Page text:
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ERIC Number: ED315156
Record Type: Non-Journal
Publication Date: 1988
Pages: 13
Abstractor: N/A
Reference Count: N/A
The Developmental Approach to School Readiness.
Ogletree, Earl J.
In the United States, a psychometric psychology dominates the thinking of educators. For traditional, political, and social reasons, developmental psychology rarely informs educational practices. This is the case even though studies show that the inducing of cognitive learning before a child is ready will reduce the child's learning potential and may result in the child's being erroneously diagnosed as handicapped. A substantial body of research suggests that children should not begin formal academic instruction until 7, 8, or even 11 years of age. However, chronological age is not always a reliable index of school readiness. Recent findings support the importance of maturity as a key predictor of school readiness. In a national study, 300 children who entered school 2-5 years later than the required entrance age of 6 years had no difficulty completing elementary school at the same age as those who entered earlier. Expert opinion recognizes that forced learning can cause frustration, anxiety, alienation, and loss of interest in learning. Whatever gains may result from psychometrically determined educational practices are outweighed by harm done to children's self-concept, health, and emotional and intellectual development. The psychometric, traditional approach must be replaced with a developmental approach that examines the needs of the child and the process of the child's development. (RH)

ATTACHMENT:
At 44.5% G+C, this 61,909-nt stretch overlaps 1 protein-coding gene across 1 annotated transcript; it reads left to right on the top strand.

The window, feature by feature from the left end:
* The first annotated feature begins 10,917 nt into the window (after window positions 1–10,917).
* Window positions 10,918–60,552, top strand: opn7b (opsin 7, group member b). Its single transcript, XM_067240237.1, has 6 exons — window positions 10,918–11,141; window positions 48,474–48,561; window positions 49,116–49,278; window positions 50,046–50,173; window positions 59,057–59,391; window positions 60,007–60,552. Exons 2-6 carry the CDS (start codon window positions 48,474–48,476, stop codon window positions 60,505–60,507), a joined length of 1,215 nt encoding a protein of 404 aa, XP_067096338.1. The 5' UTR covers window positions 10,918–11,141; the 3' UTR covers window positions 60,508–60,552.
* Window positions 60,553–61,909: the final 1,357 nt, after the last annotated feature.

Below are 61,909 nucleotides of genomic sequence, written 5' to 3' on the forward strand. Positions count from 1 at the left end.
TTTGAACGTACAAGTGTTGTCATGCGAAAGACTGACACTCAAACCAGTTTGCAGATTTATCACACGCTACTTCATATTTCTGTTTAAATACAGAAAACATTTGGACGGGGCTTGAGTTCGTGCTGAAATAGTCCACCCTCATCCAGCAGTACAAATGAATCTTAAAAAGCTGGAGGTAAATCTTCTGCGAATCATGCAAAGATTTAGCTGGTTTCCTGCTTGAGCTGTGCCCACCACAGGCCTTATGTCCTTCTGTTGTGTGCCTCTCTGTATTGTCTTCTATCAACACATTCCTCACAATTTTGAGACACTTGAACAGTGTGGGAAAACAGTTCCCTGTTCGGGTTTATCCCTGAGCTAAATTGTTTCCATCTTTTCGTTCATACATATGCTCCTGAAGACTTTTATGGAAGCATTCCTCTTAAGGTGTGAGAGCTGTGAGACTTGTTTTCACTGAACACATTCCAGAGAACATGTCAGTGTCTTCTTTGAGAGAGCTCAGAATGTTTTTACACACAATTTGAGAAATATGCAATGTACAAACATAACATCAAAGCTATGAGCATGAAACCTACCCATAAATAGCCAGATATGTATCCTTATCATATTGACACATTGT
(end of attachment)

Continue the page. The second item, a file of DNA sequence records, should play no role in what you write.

Publication Type: Opinion Papers
Education Level: N/A
Audience: N/A
Language: English
Sponsor: N/A
Authoring Institution: N/A